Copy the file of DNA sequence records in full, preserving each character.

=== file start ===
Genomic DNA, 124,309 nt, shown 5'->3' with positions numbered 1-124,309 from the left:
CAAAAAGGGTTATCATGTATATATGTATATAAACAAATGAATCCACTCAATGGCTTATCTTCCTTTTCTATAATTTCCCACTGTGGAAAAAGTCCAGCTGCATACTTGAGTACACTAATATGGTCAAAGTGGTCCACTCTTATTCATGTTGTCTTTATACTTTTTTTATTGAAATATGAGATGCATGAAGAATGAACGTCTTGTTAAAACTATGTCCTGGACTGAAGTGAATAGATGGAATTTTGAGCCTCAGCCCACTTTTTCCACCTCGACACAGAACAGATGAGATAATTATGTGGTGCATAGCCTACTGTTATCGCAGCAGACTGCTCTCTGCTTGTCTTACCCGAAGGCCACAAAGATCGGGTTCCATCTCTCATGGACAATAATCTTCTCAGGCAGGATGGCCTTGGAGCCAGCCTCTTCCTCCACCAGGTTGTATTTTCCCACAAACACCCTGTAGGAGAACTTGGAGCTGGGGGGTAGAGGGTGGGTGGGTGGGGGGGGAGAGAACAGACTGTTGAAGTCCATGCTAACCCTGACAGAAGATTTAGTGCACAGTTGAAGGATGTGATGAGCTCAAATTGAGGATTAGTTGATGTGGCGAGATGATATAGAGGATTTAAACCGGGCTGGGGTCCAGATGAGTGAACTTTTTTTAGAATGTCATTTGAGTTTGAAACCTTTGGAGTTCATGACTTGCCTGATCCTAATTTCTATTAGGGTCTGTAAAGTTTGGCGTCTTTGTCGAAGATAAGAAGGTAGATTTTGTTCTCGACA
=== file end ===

Genomic DNA, 124,309 nt, shown 5'->3' with positions numbered 1-124,309 from the left:
CAAAAAGGGTTATCATGTATATATGTATATAAACAAATGAATCCACTCAATGGCTTATCTTCCTTTTCTATAATTTCCCACTGTGGAAAAAGTCCAGCTGCATACTTGAGTACACTAATATGGTCAAAGTGGTCCACTCTTATTCATGTTGTCTTTATACTTTTTTTATTGAAATATGAGATGCATGAAGAATGAACGTCTTGTTAAAACTATGTCCTGGACTGAAGTGAATAGATGGAATTTTGAGCCTCAGCCCACTTTTTCCACCTCGACACAGAACAGATGAGATAATTATGTGGTGCATAGCCTACTGTTATCGCAGCAGACTGCTCTCTGCTTGTCTTACCCGAAGGCCACAAAGATCGGGTTCCATCTCTCATGGACAATAATCTTCTCAGGCAGGATGGCCTTGGAGCCAGCCTCTTCCTCCACCAGGTTGTATTTTCCCACAAACACCCTGTAGGAGAACTTGGAGCTGGGGGGTAGAGGGTGGGTGGGTGGGGGGGGAGAGAACAGACTGTTGAAGTCCATGCTAACCCTGACAGAAGATTTAGTGCACAGTTGAAGGATGTGATGAGCTCAAATTGAGGATTAGTTGATGTGGCGAGATGATATAGAGGATTTAAACCGGGCTGGGGTCCAGATGAGTGAACTTTTTTTAGAATGTCATTTGAGTTTGAAACCTTTGGAGTTCATGACTTGCCTGATCCTAATTTCTATTAGGGTCTGTAAAGTTTGGCGTCTTTGTCGAAGATAAGAAGGTAGATTTTGTTCTCGACA